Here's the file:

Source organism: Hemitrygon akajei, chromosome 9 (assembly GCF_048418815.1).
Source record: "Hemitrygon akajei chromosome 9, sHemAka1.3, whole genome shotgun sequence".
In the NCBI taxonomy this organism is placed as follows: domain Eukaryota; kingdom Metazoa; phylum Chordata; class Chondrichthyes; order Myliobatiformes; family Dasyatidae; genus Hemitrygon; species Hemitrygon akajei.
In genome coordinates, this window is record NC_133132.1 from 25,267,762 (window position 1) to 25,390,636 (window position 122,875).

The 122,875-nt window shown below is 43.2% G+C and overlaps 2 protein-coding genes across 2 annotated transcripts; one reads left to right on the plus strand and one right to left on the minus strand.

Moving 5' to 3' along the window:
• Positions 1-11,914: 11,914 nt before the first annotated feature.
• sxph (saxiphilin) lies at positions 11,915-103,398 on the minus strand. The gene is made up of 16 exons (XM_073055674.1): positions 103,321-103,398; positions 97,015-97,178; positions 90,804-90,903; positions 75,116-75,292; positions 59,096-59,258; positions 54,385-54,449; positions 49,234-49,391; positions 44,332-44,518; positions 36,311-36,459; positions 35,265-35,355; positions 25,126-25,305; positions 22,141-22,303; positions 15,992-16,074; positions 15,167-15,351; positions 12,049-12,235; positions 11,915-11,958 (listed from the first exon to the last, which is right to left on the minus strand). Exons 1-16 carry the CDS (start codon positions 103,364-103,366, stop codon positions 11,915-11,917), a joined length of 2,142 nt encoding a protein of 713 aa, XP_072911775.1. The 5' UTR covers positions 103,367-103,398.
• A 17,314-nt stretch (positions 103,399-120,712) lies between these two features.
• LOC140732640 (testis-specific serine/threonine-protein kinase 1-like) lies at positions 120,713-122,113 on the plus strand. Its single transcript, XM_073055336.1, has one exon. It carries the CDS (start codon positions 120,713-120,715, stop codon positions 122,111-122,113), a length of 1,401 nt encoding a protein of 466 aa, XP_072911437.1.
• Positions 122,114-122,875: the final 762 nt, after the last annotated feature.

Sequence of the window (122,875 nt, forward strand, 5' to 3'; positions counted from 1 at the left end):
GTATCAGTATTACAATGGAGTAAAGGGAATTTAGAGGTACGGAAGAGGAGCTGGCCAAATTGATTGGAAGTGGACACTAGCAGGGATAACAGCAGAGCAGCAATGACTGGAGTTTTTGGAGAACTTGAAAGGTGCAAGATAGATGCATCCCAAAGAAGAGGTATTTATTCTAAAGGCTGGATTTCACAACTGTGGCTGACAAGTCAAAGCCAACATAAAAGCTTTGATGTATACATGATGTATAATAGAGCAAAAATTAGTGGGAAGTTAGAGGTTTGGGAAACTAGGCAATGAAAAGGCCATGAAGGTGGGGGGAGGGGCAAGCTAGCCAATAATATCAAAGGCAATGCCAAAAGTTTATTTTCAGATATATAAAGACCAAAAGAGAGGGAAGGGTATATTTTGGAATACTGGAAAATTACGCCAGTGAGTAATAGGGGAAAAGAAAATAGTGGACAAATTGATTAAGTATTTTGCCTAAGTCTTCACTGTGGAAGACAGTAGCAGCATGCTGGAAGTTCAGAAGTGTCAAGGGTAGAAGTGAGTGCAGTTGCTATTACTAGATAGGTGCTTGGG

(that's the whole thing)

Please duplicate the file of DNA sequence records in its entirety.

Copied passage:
Source organism: Hemitrygon akajei, chromosome 9 (assembly GCF_048418815.1).
Source record: "Hemitrygon akajei chromosome 9, sHemAka1.3, whole genome shotgun sequence".
In the NCBI taxonomy this organism is placed as follows: domain Eukaryota; kingdom Metazoa; phylum Chordata; class Chondrichthyes; order Myliobatiformes; family Dasyatidae; genus Hemitrygon; species Hemitrygon akajei.
In genome coordinates, this window is record NC_133132.1 from 25,267,762 (window position 1) to 25,390,636 (window position 122,875).

The 122,875-nt window shown below is 43.2% G+C and overlaps 2 protein-coding genes across 2 annotated transcripts; one reads left to right on the plus strand and one right to left on the minus strand.

Moving 5' to 3' along the window:
• Positions 1-11,914: 11,914 nt before the first annotated feature.
• sxph (saxiphilin) lies at positions 11,915-103,398 on the minus strand. The gene is made up of 16 exons (XM_073055674.1): positions 103,321-103,398; positions 97,015-97,178; positions 90,804-90,903; positions 75,116-75,292; positions 59,096-59,258; positions 54,385-54,449; positions 49,234-49,391; positions 44,332-44,518; positions 36,311-36,459; positions 35,265-35,355; positions 25,126-25,305; positions 22,141-22,303; positions 15,992-16,074; positions 15,167-15,351; positions 12,049-12,235; positions 11,915-11,958 (listed from the first exon to the last, which is right to left on the minus strand). Exons 1-16 carry the CDS (start codon positions 103,364-103,366, stop codon positions 11,915-11,917), a joined length of 2,142 nt encoding a protein of 713 aa, XP_072911775.1. The 5' UTR covers positions 103,367-103,398.
• A 17,314-nt stretch (positions 103,399-120,712) lies between these two features.
• LOC140732640 (testis-specific serine/threonine-protein kinase 1-like) lies at positions 120,713-122,113 on the plus strand. Its single transcript, XM_073055336.1, has one exon. It carries the CDS (start codon positions 120,713-120,715, stop codon positions 122,111-122,113), a length of 1,401 nt encoding a protein of 466 aa, XP_072911437.1.
• Positions 122,114-122,875: the final 762 nt, after the last annotated feature.

Sequence of the window (122,875 nt, forward strand, 5' to 3'; positions counted from 1 at the left end):
GTATCAGTATTACAATGGAGTAAAGGGAATTTAGAGGTACGGAAGAGGAGCTGGCCAAATTGATTGGAAGTGGACACTAGCAGGGATAACAGCAGAGCAGCAATGACTGGAGTTTTTGGAGAACTTGAAAGGTGCAAGATAGATGCATCCCAAAGAAGAGGTATTTATTCTAAAGGCTGGATTTCACAACTGTGGCTGACAAGTCAAAGCCAACATAAAAGCTTTGATGTATACATGATGTATAATAGAGCAAAAATTAGTGGGAAGTTAGAGGTTTGGGAAACTAGGCAATGAAAAGGCCATGAAGGTGGGGGGAGGGGCAAGCTAGCCAATAATATCAAAGGCAATGCCAAAAGTTTATTTTCAGATATATAAAGACCAAAAGAGAGGGAAGGGTATATTTTGGAATACTGGAAAATTACGCCAGTGAGTAATAGGGGAAAAGAAAATAGTGGACAAATTGATTAAGTATTTTGCCTAAGTCTTCACTGTGGAAGACAGTAGCAGCATGCTGGAAGTTCAGAAGTGTCAAGGGTAGAAGTGAGTGCAGTTGCTATTACTAGATAGGTGCTTGGG